• Marie Studer, Encyclopedia of Life

  3. Group 3. "Agroecology of Biofuels"

    As cropping systems will shift to produce biofuels, how will policy guide agricultural production, healthy environments, and viable food and farming communities? This breakout session is an opportunity to list and discuss the policies and practices affecting sustainable agricultural production systems, healthy environments, and viable food and farming communities.

    Introduction and Moderator
    • Elizabeth Kirchner, the American Institute of Biological Sciences

    Water Resources and Biofuels Agricultural Economics and the Biofuels Rural Sociology and Biofuels Production

11:30 a.m.

Lunch break

1:00 p.m.

Special Session 1

Scott M. Swinton

Scott M. Swinton
Department of Agricultural, Food, and Resource Economics, Michigan State University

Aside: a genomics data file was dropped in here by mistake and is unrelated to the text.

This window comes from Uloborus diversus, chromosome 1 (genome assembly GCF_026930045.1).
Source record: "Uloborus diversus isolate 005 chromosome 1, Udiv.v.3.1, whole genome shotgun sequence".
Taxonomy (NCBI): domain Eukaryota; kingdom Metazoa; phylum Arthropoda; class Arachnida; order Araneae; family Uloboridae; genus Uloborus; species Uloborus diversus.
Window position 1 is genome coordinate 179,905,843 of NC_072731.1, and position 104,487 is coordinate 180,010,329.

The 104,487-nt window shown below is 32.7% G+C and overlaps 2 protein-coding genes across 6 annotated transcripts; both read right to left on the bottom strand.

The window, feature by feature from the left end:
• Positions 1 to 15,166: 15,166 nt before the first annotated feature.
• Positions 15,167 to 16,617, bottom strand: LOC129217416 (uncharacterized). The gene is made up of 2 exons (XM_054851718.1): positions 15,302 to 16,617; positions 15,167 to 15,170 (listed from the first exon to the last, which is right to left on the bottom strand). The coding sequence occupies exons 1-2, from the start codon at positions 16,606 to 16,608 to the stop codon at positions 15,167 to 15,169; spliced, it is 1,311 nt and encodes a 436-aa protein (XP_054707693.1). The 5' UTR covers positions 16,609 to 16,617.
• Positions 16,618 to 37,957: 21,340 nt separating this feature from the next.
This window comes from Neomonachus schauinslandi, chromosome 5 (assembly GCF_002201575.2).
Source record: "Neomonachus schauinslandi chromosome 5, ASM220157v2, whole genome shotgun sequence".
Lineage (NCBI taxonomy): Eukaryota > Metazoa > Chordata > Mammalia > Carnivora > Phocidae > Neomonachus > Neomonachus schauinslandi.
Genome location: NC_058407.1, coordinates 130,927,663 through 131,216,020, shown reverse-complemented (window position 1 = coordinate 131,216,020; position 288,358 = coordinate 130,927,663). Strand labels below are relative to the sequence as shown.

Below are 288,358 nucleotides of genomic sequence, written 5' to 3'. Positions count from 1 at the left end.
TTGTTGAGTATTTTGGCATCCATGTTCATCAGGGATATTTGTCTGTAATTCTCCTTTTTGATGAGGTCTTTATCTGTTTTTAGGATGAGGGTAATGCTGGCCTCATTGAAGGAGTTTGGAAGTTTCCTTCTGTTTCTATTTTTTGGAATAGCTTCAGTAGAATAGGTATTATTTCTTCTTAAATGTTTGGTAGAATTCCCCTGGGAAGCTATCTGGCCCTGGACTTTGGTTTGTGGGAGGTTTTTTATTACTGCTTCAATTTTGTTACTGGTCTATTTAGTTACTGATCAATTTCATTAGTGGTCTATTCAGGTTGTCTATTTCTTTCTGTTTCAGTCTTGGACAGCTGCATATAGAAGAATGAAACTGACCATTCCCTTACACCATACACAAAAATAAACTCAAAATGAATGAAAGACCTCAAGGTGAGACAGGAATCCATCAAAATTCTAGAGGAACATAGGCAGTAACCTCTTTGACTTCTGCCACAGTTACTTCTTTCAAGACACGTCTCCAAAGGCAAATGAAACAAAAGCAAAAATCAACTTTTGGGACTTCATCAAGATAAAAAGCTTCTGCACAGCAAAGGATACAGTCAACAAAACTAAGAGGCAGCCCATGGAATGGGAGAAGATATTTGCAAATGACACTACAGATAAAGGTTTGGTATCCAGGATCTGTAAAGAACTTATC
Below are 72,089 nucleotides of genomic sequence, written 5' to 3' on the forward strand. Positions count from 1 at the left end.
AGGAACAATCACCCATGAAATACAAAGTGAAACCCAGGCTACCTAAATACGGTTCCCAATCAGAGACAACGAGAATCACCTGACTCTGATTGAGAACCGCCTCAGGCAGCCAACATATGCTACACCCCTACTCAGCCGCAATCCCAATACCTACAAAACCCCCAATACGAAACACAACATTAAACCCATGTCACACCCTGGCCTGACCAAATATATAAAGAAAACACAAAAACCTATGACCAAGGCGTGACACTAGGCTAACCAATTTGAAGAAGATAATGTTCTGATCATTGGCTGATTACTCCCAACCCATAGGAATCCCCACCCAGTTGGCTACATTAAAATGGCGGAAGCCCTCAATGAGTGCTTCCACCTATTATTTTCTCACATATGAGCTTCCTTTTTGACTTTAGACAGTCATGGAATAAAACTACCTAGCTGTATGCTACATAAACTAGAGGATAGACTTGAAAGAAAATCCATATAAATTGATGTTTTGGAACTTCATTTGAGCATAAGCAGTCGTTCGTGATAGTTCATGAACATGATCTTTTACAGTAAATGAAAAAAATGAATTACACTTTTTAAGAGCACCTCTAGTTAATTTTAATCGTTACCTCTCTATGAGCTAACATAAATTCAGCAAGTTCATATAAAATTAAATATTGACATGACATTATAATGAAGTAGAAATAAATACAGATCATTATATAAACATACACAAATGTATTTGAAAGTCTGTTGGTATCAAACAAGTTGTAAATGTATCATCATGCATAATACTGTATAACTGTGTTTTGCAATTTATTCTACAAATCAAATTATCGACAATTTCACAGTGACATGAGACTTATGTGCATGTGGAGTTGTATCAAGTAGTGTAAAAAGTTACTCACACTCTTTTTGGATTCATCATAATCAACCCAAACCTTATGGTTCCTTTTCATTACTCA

Title: "Cultivating Agricultural Landscapes for Ecosystem Services"

Taylor Ricketts, Co-presenter, Conservation Science Program, World Wildlife Fund-USA
Title: "Pollination Services, Sustainable Agriculture, and Your Lunch"

2:00 p.m.

Plenary Speaker

Pedro Sanchez

Pedro Sanchez
"The African Green Revolution Moves Forward"

3:00 p.m.

Endnote Speaker

May R. Berenbaum

May R. Berenbaum
"America's Agricultural Future: Soylent Green + 25"

3:30 p.m.

Coffee break and exhibits

4:00 p.m.

Workshops (concurrent sessions)

  1. "Fuels for the Future? Helping Students Use a Systems Approach to Analyze Biofuel Production." Sponsored by the NABT and BSCS